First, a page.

Trust Crisis in Business

There is no doubt a trust crisis in the world today.  One only has to scan the news networks on any given evening to hear that play out.  What may be less evident is the notion of a trust crisis in business.  Concerns about data security, information credibility, and transparency of information are on the rise.  According to an article in Forbes a few weeks ago 73% of respondents globally worry about information being used as a weapon.  Senior leaders and HR professionals need to address this gap in trust.  Best in class organizations are using these strategies to increase the trust in their businesses:

Communication-Typical organizational communications are sent out via email.  CEO’s need to change their approach and regularly use town hall meetings as a strategy to increase trust.  This should not be just a Q&A session, but rather initiating a genuine dialogue.  This helps both parties (CEO and employees) get to know one another and the issues each are managing though.  This use of small group meetings can lead to other senior leaders and front-line managers doing the same.

Strengthen Leadership Teams-Executive teams that trust each other model the way for other teams in the organization to work efficiently and effectively.  In my work I have found that executives are the least likely group to spend time developing their skills.  They are so busy working in the business that they do not take the needed time to develop themselves as a team.  By slowing down and spending time working on specific competencies, they can ultimately gain speed and momentum.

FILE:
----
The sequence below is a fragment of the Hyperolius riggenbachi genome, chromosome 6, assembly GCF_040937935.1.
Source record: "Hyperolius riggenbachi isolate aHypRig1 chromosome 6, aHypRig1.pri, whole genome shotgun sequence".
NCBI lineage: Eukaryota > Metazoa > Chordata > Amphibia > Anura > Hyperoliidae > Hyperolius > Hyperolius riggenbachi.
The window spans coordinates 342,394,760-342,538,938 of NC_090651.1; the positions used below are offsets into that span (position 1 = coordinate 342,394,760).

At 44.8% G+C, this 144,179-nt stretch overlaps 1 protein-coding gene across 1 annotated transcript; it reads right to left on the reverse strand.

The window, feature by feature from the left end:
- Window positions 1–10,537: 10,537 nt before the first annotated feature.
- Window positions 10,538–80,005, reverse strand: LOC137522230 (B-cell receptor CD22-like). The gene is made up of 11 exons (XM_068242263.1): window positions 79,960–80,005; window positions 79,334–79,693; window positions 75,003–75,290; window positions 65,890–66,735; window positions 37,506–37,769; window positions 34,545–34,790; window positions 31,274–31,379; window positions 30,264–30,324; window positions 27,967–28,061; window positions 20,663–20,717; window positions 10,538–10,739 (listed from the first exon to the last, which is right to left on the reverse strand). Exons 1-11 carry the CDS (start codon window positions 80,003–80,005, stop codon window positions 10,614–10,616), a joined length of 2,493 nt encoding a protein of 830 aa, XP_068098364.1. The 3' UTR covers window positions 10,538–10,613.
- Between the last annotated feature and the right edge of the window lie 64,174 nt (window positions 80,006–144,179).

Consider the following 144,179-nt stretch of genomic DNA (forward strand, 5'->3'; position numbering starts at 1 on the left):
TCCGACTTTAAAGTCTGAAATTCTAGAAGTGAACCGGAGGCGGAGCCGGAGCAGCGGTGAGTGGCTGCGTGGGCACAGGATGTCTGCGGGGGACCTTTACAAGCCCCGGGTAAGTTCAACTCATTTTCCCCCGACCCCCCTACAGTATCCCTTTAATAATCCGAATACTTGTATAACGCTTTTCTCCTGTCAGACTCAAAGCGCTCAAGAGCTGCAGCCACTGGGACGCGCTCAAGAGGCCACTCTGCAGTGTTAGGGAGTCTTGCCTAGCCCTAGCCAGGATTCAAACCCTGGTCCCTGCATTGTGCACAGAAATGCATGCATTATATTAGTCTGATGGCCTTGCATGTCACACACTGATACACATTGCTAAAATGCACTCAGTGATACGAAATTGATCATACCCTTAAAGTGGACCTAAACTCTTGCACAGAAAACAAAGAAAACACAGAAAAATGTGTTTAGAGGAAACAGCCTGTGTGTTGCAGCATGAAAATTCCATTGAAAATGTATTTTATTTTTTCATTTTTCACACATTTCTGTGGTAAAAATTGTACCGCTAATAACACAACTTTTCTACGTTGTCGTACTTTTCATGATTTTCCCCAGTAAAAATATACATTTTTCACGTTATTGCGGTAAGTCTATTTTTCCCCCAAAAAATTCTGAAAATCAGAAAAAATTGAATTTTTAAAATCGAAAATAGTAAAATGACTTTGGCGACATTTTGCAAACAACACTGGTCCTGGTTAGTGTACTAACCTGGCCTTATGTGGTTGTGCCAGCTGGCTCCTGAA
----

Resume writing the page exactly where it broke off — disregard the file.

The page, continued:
Teach people how to be good teammates.  The team is only as strong as its ability to dialogue openly with each other.  You need to have vigorous debate and exchange of ideas to find the best answers and make the best decisions.  This can’t happen when trust on the team is absent.  Teams are not productive when worrying about the political ramifications of a statement, instead of the substance of the idea itself.  When team members are genuinely transparent and honest with each other it builds trust, which  then leads to unfiltered constructive debate of ideas.   

What does it look like to have TRUST on a team?

  • Being unguarded and genuine with one another

  • Apologizing and being open about weaknesses and mistakes

  • Giving one another the benefit of the doubt rather than jumping to conclusions

  • Asking one another for help and input regarding your areas of responsibility.

If your organization is struggling in this area, I’d love to be able to help you.  You will be amazed at the difference it can make when you focus on this capability.